Interested in managing your property or backyard for wildlife, but not sure where to start? Our guide, Managing Land in the Piedmont of Virginia for the Benefit of Birds and Other Wildlife, introduces landowners to land management options that should be considered for a variety of habitat types.
Attila Agoston and Shawna DeWitt met while working seasonal jobs at a research center in the South Pole. They started farming because, after running fuel stations in the frigid cold for several months, the summer work on an island off the coast of Washington State sounded warmer and entailed access to better food.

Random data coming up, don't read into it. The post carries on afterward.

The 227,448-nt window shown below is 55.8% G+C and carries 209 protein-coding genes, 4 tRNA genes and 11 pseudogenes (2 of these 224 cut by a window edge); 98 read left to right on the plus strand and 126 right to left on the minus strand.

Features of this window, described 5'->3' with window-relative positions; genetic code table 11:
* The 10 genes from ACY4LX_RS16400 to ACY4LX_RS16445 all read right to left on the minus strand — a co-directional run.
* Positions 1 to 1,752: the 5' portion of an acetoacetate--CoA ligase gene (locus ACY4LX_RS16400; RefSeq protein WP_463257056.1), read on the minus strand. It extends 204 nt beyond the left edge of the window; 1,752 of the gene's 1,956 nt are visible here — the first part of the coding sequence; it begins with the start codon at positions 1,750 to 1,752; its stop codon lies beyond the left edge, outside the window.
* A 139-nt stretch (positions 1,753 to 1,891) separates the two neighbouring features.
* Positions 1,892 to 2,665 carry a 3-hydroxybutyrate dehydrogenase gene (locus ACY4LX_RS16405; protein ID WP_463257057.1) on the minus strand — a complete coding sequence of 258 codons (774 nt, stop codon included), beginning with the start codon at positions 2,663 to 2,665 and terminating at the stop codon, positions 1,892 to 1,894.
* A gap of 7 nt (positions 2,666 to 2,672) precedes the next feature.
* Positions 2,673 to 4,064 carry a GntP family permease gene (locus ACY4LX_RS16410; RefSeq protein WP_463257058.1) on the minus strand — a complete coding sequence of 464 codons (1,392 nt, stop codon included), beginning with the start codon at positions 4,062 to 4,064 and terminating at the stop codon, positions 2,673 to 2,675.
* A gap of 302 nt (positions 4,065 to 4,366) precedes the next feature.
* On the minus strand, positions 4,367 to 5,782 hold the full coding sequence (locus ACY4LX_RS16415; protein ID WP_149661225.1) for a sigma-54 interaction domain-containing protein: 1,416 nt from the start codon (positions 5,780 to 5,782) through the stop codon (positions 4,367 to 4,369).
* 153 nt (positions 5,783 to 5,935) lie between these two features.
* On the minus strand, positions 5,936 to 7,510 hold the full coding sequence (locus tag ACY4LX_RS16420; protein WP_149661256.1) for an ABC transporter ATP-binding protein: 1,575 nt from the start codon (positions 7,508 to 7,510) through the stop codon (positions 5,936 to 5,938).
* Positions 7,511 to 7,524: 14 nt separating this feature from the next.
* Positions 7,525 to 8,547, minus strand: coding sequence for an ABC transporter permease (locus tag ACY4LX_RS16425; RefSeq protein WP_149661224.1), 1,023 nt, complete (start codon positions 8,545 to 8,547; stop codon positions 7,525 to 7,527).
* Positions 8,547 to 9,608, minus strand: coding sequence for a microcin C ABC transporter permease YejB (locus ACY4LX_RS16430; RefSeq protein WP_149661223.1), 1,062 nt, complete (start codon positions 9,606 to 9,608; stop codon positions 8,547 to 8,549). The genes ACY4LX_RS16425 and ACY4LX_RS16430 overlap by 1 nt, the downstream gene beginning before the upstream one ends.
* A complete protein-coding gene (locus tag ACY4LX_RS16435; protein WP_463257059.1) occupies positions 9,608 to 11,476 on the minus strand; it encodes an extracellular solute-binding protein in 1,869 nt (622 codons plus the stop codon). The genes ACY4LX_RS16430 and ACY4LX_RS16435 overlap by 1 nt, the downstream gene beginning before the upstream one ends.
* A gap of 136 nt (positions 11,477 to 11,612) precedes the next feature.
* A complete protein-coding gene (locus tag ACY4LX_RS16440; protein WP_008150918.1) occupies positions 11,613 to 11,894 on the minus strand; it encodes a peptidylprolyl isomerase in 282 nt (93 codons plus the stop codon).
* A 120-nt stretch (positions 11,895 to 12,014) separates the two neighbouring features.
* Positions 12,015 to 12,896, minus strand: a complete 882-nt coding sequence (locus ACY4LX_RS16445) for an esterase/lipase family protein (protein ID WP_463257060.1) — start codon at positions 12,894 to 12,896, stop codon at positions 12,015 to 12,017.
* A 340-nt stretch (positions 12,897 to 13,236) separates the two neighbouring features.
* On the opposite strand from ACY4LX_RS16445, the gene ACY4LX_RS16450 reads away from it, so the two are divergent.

In the five years since Jason “JP” Pall and Sally Walker began growing produce on a hilly, windswept plot not far from Virginia Tech, they’ve watched several of the parcels surrounding them change hands. A few have been transformed from pastures — the undulating terrain here is good for little more than grazing cattle — into new homes.
Working as a chef, Mike Peterson used to drive by the green, cattle-flecked acres of Mount Vernon Farm near Sperryville on his way to the Inn at Little Washington. And when he signed up for a six-month internship at the farm — to learn more about the sustainable farming methods behind the beef — he never thought he’d end up staying.